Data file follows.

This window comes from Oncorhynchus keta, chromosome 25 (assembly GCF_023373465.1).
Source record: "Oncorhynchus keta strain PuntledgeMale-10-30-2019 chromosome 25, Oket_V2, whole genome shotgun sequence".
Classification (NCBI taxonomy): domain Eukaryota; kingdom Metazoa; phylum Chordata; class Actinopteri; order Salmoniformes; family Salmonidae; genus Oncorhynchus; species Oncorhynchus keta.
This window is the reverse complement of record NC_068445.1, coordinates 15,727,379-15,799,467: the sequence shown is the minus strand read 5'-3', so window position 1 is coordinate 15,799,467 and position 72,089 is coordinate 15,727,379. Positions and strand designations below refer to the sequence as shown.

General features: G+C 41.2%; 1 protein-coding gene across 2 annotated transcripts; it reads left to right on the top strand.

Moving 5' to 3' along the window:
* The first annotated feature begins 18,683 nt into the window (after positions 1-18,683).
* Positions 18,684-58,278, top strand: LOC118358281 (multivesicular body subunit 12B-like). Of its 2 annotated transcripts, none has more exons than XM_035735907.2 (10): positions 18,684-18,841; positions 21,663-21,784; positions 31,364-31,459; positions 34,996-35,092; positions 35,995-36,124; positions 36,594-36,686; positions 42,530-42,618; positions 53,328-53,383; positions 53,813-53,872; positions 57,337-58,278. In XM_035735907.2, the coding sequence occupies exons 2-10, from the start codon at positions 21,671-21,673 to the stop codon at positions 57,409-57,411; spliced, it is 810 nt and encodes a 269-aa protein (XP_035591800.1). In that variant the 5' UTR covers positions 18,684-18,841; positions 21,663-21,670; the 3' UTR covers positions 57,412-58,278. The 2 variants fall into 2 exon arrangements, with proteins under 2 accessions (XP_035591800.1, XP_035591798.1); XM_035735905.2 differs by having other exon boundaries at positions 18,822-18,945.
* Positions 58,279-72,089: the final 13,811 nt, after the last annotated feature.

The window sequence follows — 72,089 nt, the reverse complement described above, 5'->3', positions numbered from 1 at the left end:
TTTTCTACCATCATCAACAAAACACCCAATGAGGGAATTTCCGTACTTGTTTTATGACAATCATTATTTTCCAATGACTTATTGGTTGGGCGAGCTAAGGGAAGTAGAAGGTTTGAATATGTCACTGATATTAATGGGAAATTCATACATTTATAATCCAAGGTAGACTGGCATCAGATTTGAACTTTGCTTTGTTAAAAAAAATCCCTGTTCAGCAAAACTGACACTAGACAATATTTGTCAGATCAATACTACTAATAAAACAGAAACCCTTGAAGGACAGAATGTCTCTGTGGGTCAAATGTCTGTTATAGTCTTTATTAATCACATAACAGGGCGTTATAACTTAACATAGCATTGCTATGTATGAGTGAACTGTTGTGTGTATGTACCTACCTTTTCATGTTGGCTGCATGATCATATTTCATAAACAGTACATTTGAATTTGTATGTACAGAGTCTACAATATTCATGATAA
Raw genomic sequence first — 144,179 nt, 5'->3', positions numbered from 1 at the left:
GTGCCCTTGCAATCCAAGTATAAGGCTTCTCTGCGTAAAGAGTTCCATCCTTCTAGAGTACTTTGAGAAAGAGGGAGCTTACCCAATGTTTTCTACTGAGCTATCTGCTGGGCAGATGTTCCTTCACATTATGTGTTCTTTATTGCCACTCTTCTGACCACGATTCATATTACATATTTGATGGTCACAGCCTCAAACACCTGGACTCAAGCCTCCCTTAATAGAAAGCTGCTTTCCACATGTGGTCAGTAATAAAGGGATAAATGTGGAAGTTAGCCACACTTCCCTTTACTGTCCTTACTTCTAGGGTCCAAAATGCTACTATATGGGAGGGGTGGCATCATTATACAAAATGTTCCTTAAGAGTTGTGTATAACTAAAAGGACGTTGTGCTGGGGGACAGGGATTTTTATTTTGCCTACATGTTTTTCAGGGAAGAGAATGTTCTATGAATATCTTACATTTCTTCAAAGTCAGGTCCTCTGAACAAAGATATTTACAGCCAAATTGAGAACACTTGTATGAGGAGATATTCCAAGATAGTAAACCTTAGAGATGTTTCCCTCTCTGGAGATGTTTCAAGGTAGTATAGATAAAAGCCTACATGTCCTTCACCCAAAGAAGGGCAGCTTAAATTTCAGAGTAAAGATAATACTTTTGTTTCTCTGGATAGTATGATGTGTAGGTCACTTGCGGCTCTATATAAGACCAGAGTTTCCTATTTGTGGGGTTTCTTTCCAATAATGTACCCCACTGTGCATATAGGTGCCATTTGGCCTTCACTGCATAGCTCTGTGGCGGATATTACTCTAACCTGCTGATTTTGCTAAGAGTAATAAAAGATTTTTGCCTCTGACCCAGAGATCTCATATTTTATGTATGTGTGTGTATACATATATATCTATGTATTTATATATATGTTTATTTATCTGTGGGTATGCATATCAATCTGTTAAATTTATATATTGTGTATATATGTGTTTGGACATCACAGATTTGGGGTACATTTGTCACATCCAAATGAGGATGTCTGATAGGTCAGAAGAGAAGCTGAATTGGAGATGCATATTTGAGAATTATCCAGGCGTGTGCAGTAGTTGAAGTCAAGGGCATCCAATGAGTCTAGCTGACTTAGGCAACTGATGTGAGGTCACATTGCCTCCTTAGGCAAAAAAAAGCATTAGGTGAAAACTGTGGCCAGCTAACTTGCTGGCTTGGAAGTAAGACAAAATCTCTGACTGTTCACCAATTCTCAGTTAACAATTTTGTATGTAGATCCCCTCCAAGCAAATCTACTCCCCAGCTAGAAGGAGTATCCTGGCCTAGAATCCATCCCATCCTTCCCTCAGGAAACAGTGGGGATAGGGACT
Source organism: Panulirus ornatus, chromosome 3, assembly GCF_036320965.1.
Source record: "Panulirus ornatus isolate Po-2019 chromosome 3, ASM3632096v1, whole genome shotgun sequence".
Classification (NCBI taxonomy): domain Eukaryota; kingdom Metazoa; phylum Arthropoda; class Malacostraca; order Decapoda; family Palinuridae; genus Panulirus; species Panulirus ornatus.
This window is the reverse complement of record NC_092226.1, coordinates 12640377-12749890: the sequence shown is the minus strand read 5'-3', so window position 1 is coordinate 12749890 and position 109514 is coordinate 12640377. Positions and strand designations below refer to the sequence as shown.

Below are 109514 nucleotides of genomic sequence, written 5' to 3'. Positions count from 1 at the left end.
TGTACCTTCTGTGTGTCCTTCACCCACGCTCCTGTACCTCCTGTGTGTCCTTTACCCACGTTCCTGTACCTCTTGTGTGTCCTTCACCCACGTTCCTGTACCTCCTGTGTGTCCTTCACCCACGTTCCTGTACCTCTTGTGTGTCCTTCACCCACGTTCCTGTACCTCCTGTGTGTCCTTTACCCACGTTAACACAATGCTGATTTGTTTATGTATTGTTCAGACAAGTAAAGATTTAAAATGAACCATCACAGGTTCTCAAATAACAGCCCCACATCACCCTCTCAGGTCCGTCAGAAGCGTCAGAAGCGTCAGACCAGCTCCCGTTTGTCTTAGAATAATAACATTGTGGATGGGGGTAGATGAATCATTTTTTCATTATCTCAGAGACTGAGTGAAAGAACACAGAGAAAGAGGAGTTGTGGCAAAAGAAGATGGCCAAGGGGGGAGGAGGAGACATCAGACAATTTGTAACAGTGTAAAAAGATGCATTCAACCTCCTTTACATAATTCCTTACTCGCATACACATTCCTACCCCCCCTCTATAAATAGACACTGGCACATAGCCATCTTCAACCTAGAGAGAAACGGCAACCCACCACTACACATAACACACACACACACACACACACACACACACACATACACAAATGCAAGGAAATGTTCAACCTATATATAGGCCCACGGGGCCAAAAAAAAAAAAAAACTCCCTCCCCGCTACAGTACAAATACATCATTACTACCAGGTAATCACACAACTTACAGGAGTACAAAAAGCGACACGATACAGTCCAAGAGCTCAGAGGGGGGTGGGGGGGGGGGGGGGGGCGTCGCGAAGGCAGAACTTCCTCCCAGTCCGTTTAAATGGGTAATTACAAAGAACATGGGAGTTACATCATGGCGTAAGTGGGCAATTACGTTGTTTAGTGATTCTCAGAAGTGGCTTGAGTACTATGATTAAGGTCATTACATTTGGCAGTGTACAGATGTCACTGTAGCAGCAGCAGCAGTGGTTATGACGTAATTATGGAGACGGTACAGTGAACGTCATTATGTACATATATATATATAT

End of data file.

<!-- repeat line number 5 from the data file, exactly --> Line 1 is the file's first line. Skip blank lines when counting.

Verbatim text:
General features: G+C 41.2%; 1 protein-coding gene across 2 annotated transcripts; it reads left to right on the top strand.